Wednesday, January 02, 2019

Poverty Preserves

The town of Las Vegas, New Mexico is as different from its glitzy Nevada namesake as it is from its sixty-five mile down-the-road neighbor, Santa Fe.  In fact much of it is more similar in appearance and architecture to a pair of east coast cities in which we have spent some time – the late 19th century Victorian communities of Cape May, New Jersey and Bellefonte, Pennsylvania.

We made the one-hour drive to Vegas to take in the “Holiday Home Tour” put on by the Las Vegas Citizen’s Committee for Historic Preservation (LVCCHP) on a recent Saturday from five to nine p.m.  Since, as we have mentioned in other posts, there are basically no street lights anywhere in northern New Mexico – and since all the roads involved in this adventure were unfamiliar to us (including that portion of the seventy-five mph Route 25) – we opted to spend the night there at the Plaza Hotel, the exterior of which should be recognizable to fans of the Netflix Series “Longmire” as the front of the sheriff’s office.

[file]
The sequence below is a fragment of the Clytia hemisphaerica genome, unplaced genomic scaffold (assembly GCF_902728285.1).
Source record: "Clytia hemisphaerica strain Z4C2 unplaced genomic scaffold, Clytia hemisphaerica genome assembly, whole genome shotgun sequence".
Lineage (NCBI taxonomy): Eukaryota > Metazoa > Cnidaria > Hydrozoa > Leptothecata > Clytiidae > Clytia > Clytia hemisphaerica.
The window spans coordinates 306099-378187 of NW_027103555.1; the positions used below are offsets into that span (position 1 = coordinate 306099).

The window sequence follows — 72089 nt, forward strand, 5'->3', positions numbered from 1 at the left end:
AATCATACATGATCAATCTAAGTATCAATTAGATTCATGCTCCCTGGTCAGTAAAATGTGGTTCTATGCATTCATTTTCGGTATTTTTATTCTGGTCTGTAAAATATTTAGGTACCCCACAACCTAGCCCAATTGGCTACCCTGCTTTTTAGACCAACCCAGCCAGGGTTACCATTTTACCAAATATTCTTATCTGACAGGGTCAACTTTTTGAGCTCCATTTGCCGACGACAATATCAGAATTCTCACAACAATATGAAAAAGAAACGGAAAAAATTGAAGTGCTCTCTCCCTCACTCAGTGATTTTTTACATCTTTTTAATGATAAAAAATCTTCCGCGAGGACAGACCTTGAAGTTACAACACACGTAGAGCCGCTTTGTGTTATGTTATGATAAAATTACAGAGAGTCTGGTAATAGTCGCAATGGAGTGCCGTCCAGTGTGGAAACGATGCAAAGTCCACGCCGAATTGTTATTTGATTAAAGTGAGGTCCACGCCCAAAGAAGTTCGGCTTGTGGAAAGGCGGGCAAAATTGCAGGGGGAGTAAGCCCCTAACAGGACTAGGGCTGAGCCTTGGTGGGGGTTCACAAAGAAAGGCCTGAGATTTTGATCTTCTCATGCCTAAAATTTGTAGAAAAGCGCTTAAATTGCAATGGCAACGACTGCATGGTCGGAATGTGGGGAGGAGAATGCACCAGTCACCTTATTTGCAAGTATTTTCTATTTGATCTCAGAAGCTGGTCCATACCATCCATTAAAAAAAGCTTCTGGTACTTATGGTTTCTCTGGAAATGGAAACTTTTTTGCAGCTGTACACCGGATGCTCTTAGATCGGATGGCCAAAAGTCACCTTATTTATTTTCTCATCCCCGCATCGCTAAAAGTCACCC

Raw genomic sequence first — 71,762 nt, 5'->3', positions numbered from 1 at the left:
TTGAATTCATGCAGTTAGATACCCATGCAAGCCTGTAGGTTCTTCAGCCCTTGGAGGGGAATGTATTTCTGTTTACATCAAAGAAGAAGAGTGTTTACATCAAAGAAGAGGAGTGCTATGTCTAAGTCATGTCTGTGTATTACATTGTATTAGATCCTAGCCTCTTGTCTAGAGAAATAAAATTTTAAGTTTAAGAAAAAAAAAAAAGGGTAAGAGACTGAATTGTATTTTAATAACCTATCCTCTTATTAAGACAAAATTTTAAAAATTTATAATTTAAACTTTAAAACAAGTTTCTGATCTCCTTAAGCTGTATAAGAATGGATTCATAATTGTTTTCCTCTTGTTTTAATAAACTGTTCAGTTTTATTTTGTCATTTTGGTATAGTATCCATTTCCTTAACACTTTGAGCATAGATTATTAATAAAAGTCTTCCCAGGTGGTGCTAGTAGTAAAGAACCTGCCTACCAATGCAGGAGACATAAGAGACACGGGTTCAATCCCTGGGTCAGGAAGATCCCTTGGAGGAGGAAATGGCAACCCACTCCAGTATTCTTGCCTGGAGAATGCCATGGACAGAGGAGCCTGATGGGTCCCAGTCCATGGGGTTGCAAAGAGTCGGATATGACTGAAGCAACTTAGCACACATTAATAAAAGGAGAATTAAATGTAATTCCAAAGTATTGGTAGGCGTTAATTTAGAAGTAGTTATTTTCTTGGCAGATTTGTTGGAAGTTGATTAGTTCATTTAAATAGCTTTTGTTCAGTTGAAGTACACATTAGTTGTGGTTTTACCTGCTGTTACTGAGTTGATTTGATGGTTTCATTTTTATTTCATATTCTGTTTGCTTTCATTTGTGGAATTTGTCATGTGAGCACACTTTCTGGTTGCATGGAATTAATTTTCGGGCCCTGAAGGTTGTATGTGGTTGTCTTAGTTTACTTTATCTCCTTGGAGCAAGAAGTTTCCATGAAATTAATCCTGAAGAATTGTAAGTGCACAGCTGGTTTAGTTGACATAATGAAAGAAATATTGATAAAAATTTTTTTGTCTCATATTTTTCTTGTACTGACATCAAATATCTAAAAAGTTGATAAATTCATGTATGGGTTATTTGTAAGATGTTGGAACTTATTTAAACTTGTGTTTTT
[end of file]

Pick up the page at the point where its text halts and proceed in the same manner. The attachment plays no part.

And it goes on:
Located along the edge of the eastern plains of New Mexico, at the foot of the Sangre de Cristo Mountains, Las Vegas was established by a Mexican land grant in 1835.  It was originally named “Nuestra Senora de los Dolores de Las Vegas Grandes” (“Our Lady of Sorrows of the Great Meadows) by the original settlers whose roots in the area went back to the early 1600’s.   Initially, the settlement was designed to be battened down for attacks by the Apache Indians with one-story adobe houses circling a large, central plaza where livestock could be driven to safety.   The soldiers later moved up the road twenty-six miles to Fort Union.

In 1846, during the Mexican War, General Stephen W. Kearney led his “Army of the West” to Las Vegas.  The 1,500 residents quickly surrendered.  By then the Santa Fe Trail had become a major trade route, and as the first town of any size east of Kansas the city eagerly began supplying whiskey and women to the traders, pioneers and prospectors who stopped by.  When the Atchison, Topeka, and Santa Fe Railroad reached the settlement in 1879, Las Vegas became the largest city between San Francisco and Independence, Missouri rivaling Denver, Tucson and El Paso in size.